Data-driven execution of fast multipole methods

Hatem Ltaief, Rio Yokota

Research output: Contribution to journalArticlepeer-review

6 Scopus citations


Fast multipole methods (FMMs) have O (N) complexity, are compute bound, and require very little synchronization, which makes them a favorable algorithm on next-generation supercomputers. Their most common application is to accelerate N-body problems, but they can also be used to solve boundary integral equations. When the particle distribution is irregular and the tree structure is adaptive, load balancing becomes a non-trivial question. A common strategy for load balancing FMMs is to use the work load from the previous step as weights to statically repartition the next step. The authors discuss in the paper another approach based on data-driven execution to efficiently tackle this challenging load balancing problem. The core idea consists of breaking the most time-consuming stages of the FMMs into smaller tasks. The algorithm can then be represented as a directed acyclic graph where nodes represent tasks and edges represent dependencies among them. The execution of the algorithm is performed by asynchronously scheduling the tasks using the queueing and runtime for kernels runtime environment, in a way such that data dependencies are not violated for numerical correctness purposes. This asynchronous scheduling results in an out-of-order execution. The performance results of the data-driven FMM execution outperform the previous strategy and show linear speedup on a quad-socket quad-core Intel Xeon system.Copyright © 2013 John Wiley & Sons, Ltd. Copyright © 2013 John Wiley & Sons, Ltd.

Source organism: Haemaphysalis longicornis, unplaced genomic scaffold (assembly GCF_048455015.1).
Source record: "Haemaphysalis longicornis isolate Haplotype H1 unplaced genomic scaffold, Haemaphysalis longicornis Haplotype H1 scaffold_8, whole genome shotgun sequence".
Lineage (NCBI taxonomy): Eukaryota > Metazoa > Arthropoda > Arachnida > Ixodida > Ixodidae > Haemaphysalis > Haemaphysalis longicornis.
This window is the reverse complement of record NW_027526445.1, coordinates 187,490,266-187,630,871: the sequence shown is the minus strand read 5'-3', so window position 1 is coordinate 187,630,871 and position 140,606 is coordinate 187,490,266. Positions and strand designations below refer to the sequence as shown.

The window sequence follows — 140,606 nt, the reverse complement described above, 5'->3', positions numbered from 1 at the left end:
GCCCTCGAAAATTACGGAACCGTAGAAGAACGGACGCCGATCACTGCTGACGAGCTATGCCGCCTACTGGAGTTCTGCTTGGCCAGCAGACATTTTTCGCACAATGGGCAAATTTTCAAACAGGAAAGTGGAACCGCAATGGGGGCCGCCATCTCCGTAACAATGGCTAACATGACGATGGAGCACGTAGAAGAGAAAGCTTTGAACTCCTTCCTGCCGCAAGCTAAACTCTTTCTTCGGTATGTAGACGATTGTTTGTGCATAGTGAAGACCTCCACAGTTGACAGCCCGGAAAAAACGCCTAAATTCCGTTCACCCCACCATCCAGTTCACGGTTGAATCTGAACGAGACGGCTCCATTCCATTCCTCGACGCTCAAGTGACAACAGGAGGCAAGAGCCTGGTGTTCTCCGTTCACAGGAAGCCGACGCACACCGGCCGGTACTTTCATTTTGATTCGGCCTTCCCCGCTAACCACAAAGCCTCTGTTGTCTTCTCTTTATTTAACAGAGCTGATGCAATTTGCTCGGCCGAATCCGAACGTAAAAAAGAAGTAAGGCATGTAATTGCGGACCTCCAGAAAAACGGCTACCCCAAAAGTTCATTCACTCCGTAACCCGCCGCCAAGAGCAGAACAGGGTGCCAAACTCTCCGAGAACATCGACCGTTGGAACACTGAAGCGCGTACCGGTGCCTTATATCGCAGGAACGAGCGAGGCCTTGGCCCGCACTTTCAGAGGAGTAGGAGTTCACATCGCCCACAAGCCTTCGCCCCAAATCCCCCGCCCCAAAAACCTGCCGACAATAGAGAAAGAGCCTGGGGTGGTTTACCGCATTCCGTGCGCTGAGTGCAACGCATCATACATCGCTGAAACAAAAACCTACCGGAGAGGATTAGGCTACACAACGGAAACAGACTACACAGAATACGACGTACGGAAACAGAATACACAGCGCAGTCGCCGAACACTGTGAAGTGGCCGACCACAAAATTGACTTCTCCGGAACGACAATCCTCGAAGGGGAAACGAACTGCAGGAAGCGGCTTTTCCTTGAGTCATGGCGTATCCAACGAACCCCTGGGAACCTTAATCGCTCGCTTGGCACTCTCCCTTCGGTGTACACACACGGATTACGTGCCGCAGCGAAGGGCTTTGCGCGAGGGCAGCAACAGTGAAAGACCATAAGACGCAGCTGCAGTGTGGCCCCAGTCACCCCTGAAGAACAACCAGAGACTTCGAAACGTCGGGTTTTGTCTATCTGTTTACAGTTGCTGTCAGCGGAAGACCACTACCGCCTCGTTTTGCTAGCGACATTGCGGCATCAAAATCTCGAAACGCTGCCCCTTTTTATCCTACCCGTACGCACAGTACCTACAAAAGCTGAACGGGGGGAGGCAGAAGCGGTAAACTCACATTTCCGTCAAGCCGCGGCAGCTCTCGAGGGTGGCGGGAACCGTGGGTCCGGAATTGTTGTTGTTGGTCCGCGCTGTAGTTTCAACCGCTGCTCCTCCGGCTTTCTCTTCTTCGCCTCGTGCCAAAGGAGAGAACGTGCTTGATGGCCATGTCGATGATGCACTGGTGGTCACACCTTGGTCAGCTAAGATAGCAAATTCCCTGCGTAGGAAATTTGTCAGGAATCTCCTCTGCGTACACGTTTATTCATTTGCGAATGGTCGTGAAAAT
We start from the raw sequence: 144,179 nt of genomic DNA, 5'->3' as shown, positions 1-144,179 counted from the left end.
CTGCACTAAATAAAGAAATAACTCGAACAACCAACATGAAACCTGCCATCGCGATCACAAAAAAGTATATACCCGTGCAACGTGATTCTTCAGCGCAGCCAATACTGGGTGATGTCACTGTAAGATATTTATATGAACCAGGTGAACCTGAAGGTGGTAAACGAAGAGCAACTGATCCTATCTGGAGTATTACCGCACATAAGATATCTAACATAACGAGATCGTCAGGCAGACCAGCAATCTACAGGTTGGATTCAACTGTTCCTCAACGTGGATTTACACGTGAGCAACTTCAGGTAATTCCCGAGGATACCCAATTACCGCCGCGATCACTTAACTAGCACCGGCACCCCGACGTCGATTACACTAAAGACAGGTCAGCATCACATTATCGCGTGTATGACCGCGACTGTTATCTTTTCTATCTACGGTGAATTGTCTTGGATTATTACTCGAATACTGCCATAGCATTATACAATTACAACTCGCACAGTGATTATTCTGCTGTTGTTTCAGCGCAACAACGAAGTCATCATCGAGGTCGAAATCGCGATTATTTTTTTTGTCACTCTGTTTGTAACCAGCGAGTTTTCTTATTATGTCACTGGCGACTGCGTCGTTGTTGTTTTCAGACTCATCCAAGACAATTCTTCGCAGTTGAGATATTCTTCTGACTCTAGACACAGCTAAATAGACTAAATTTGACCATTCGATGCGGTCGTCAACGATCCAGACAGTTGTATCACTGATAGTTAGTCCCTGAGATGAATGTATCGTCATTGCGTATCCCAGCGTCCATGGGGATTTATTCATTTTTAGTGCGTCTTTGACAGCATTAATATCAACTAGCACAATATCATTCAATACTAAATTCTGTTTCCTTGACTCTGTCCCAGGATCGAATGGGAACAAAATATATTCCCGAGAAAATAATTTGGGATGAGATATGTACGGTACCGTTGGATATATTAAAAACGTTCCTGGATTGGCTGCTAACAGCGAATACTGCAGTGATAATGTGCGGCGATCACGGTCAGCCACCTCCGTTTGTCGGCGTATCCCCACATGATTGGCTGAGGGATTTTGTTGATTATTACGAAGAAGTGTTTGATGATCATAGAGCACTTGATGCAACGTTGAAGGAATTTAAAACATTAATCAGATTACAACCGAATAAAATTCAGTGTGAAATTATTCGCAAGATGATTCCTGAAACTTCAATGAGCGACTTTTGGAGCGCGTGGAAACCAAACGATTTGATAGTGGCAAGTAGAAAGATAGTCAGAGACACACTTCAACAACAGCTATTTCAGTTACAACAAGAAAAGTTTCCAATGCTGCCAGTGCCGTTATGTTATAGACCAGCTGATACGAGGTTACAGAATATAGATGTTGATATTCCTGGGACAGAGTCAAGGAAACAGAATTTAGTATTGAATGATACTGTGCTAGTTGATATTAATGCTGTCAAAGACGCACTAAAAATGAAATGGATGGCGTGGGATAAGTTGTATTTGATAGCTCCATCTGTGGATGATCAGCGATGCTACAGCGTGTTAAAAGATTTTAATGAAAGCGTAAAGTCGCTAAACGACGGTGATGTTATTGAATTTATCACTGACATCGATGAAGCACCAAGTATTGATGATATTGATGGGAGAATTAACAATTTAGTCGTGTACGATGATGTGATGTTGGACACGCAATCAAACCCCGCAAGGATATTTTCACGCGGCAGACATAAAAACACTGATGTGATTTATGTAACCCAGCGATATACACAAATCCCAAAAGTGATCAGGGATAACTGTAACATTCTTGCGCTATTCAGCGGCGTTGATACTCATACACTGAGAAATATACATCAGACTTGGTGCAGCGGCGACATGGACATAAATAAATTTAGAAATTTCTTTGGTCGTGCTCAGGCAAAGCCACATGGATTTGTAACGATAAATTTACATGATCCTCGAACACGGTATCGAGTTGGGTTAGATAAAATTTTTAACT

Original languageEnglish (US)
Pages (from-to)1935-1946
Number of pages12
JournalConcurrency and Computation: Practice and Experience
Issue number11
StatePublished - Oct 8 2013

Bibliographical note

KAUST Repository Item: Exported on 2020-10-01

ASJC Scopus subject areas

  • Computational Theory and Mathematics
  • Theoretical Computer Science
  • Software
  • Computer Networks and Communications
  • Computer Science Applications


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